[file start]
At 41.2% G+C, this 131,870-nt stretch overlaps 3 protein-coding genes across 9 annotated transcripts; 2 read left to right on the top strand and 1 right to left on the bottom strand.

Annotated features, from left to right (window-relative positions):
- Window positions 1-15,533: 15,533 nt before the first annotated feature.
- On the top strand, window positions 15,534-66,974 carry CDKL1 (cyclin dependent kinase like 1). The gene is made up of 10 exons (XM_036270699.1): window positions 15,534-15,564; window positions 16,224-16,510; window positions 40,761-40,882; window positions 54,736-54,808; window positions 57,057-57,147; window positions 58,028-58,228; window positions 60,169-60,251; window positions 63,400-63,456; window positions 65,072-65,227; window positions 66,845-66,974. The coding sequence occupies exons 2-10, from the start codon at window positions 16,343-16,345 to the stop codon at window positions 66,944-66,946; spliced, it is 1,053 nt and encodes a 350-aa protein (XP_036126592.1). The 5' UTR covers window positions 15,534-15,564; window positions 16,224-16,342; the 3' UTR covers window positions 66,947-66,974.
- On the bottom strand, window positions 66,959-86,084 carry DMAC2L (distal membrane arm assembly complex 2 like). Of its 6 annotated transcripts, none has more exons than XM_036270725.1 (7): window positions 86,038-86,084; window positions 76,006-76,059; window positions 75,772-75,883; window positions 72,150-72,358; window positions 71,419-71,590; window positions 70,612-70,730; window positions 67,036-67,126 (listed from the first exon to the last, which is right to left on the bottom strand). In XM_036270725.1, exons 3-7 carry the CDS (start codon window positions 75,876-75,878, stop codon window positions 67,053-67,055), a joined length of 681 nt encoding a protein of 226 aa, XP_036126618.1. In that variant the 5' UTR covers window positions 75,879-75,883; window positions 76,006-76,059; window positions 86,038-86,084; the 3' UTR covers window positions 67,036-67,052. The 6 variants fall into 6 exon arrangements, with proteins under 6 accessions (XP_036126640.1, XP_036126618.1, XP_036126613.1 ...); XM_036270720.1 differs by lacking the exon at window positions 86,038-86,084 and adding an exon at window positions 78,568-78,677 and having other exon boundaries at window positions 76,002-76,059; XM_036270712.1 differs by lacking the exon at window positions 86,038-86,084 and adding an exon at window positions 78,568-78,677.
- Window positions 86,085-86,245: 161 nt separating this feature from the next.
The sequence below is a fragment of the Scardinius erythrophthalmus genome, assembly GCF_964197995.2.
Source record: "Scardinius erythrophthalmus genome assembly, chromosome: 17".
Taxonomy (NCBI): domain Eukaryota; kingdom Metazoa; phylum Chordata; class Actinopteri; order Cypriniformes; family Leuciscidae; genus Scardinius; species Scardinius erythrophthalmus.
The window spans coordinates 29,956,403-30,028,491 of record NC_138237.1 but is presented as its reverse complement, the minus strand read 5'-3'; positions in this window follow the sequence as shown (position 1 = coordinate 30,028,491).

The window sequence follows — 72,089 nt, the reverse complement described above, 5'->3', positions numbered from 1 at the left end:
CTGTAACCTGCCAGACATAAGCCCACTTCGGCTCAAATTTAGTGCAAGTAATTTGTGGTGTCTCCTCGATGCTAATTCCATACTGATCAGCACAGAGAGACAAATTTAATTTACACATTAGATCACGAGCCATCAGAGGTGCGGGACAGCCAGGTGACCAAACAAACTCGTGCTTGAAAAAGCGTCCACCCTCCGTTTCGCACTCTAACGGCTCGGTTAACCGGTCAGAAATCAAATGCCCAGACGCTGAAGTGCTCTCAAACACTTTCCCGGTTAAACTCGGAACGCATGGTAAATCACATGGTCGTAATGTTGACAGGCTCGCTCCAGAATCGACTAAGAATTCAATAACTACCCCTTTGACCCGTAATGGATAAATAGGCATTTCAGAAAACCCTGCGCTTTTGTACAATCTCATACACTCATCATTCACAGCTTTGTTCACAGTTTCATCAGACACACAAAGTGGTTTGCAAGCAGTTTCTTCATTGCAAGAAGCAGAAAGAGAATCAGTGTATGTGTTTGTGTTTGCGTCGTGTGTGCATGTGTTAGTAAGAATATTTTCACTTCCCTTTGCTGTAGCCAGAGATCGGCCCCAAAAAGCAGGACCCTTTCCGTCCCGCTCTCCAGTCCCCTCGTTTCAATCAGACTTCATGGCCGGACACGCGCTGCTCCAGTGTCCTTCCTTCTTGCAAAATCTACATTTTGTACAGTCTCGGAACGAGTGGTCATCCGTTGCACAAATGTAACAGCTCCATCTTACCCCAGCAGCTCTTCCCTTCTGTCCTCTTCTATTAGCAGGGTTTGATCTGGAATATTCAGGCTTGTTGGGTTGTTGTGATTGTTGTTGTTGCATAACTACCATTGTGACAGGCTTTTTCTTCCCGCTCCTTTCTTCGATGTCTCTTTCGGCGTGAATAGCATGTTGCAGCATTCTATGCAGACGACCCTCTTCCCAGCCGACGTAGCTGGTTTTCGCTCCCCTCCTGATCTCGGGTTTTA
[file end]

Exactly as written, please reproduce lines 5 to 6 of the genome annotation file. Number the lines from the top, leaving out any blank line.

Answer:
- On the bottom strand, window positions 66,959-86,084 carry DMAC2L (distal membrane arm assembly complex 2 like). Of its 6 annotated transcripts, none has more exons than XM_036270725.1 (7): window positions 86,038-86,084; window positions 76,006-76,059; window positions 75,772-75,883; window positions 72,150-72,358; window positions 71,419-71,590; window positions 70,612-70,730; window positions 67,036-67,126 (listed from the first exon to the last, which is right to left on the bottom strand). In XM_036270725.1, exons 3-7 carry the CDS (start codon window positions 75,876-75,878, stop codon window positions 67,053-67,055), a joined length of 681 nt encoding a protein of 226 aa, XP_036126618.1. In that variant the 5' UTR covers window positions 75,879-75,883; window positions 76,006-76,059; window positions 86,038-86,084; the 3' UTR covers window positions 67,036-67,052. The 6 variants fall into 6 exon arrangements, with proteins under 6 accessions (XP_036126640.1, XP_036126618.1, XP_036126613.1 ...); XM_036270720.1 differs by lacking the exon at window positions 86,038-86,084 and adding an exon at window positions 78,568-78,677 and having other exon boundaries at window positions 76,002-76,059; XM_036270712.1 differs by lacking the exon at window positions 86,038-86,084 and adding an exon at window positions 78,568-78,677.
- Window positions 86,085-86,245: 161 nt separating this feature from the next.